Photoshopping or Photochopping? What Our Obsession with Perfection is Telling Adolescents


Britney Spears infographic by Daily Mail Reporter for Mail Online

I was flipping through a fashion magazine the other day while waiting in my doctor’s office when I came across a spread featuring a middle-aged actress. I couldn’t tear my eyes away from the photographs. This forty-something actress looked amazing- and much younger than me. “How does she do it?” I asked myself, “It’s almost unreal.” And then it hit me: it was unreal. Duh. Photoshop. In a culture that is obsessed with looking younger and thinner all the time, it’s no surprise to find excessive use of Photoshop in advertising and fashion. Heck, I even use it in my personal photos of friends and family. I can’t calculate the number of times I’ve been told to remove a zit or a bruise in a picture before they get posted on Facebook or printed.

Using Photoshop or other editing software to erase our imperfections seems like a natural thing to do in this technology driven age, but where do we draw the line? If it’s okay to fix a slight imperfection, is it also okay to create our dream body? According to the American Medical Association (AMA) it’s not okay. The AMA website, states that on June 21, 2011 they “adopted new policy to encourage advertising associations to work with public and private sector organizations concerned with child and adolescent health to develop guidelines for advertisements, especially those appearing in teen-oriented publications, that would discourage the altering of photographs in a manner that could promote unrealistic expectations of appropriate body image.”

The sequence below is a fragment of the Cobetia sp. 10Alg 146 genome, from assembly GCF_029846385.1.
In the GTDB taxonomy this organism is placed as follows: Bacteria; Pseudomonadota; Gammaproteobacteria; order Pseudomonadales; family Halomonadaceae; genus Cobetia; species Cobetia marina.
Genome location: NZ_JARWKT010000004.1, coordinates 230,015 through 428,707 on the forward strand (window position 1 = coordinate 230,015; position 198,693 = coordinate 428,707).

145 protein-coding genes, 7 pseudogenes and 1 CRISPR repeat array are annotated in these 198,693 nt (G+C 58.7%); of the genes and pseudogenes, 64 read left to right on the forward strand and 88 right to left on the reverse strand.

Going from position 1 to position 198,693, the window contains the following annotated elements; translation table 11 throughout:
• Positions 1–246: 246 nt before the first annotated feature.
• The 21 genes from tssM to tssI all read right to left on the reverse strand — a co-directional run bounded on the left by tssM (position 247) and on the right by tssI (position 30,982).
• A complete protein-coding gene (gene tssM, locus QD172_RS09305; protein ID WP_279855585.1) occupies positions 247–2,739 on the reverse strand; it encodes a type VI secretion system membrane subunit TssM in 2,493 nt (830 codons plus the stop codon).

Photo left: Supplied by F. Hamilton; Photo right: Ralf Lauren

Filippa Hamilton – whose hips appeared slimmer than her head in the recent altered ad by Ralf Lauren told the Daily News her contract was terminated because she was too heavy. “They fired me because they said I was overweight and I couldn’t fit in their clothes anymore,” she said.

Although there are laws in the United State against false advertising, there isn’t any recourse for Photoshopping a model beyond recognition. However, in Britain, they treat digital manipulation as false advertising and even went to far as to ban a L’Oreal ad featuring Julia Roberts. CNN recently reported, “Britain’s Advertising Standards Agency issued the ban after politician Jo Swinson complained about the two ads.”


(left) Julia Roberts unretouched, AP Photo; (right) L’Oreal advertisement


Touching up your photos after you’ve taken them is about to be old news. Panasonic just introduced their Lumix DMC-FP7 a camera that can whiten teeth, erase wrinkles, and add makeup at the touch of a button. For me, the jury is still out on whether or not this is a good idea. The examples from kind of creep me out.

Heather, before and after using the Panasonic Lumix DMC-FP7. Photos: Tobey Grumet for StyleList


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